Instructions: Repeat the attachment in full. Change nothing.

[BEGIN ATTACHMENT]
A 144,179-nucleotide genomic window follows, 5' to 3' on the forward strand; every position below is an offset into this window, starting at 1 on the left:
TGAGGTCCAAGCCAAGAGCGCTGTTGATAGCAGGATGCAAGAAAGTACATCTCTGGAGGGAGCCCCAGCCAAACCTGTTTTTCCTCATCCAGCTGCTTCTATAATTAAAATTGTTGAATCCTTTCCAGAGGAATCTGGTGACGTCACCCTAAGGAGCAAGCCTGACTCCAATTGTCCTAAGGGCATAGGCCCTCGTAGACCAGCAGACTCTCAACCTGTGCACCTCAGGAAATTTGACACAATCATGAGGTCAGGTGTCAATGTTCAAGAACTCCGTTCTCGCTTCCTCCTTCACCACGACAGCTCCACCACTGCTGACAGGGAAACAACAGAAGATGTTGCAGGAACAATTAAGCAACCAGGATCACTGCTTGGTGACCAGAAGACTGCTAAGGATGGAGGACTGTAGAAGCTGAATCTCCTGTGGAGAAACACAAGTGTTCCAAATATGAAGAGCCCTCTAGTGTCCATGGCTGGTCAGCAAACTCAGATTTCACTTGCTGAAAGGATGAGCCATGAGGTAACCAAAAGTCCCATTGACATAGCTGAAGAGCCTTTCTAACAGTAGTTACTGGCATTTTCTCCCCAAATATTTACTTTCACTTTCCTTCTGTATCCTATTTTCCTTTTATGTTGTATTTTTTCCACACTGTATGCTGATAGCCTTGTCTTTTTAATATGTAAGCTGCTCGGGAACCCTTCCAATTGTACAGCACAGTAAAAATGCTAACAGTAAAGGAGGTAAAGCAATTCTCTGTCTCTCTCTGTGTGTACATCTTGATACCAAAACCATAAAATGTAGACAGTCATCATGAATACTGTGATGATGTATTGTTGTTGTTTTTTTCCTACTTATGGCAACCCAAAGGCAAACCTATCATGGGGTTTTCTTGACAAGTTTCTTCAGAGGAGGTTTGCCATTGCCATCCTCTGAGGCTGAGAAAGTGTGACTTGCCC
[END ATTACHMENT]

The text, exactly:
A 144,179-nucleotide genomic window follows, 5' to 3' on the forward strand; every position below is an offset into this window, starting at 1 on the left:
TGAGGTCCAAGCCAAGAGCGCTGTTGATAGCAGGATGCAAGAAAGTACATCTCTGGAGGGAGCCCCAGCCAAACCTGTTTTTCCTCATCCAGCTGCTTCTATAATTAAAATTGTTGAATCCTTTCCAGAGGAATCTGGTGACGTCACCCTAAGGAGCAAGCCTGACTCCAATTGTCCTAAGGGCATAGGCCCTCGTAGACCAGCAGACTCTCAACCTGTGCACCTCAGGAAATTTGACACAATCATGAGGTCAGGTGTCAATGTTCAAGAACTCCGTTCTCGCTTCCTCCTTCACCACGACAGCTCCACCACTGCTGACAGGGAAACAACAGAAGATGTTGCAGGAACAATTAAGCAACCAGGATCACTGCTTGGTGACCAGAAGACTGCTAAGGATGGAGGACTGTAGAAGCTGAATCTCCTGTGGAGAAACACAAGTGTTCCAAATATGAAGAGCCCTCTAGTGTCCATGGCTGGTCAGCAAACTCAGATTTCACTTGCTGAAAGGATGAGCCATGAGGTAACCAAAAGTCCCATTGACATAGCTGAAGAGCCTTTCTAACAGTAGTTACTGGCATTTTCTCCCCAAATATTTACTTTCACTTTCCTTCTGTATCCTATTTTCCTTTTATGTTGTATTTTTTCCACACTGTATGCTGATAGCCTTGTCTTTTTAATATGTAAGCTGCTCGGGAACCCTTCCAATTGTACAGCACAGTAAAAATGCTAACAGTAAAGGAGGTAAAGCAATTCTCTGTCTCTCTCTGTGTGTACATCTTGATACCAAAACCATAAAATGTAGACAGTCATCATGAATACTGTGATGATGTATTGTTGTTGTTTTTTTCCTACTTATGGCAACCCAAAGGCAAACCTATCATGGGGTTTTCTTGACAAGTTTCTTCAGAGGAGGTTTGCCATTGCCATCCTCTGAGGCTGAGAAAGTGTGACTTGCCC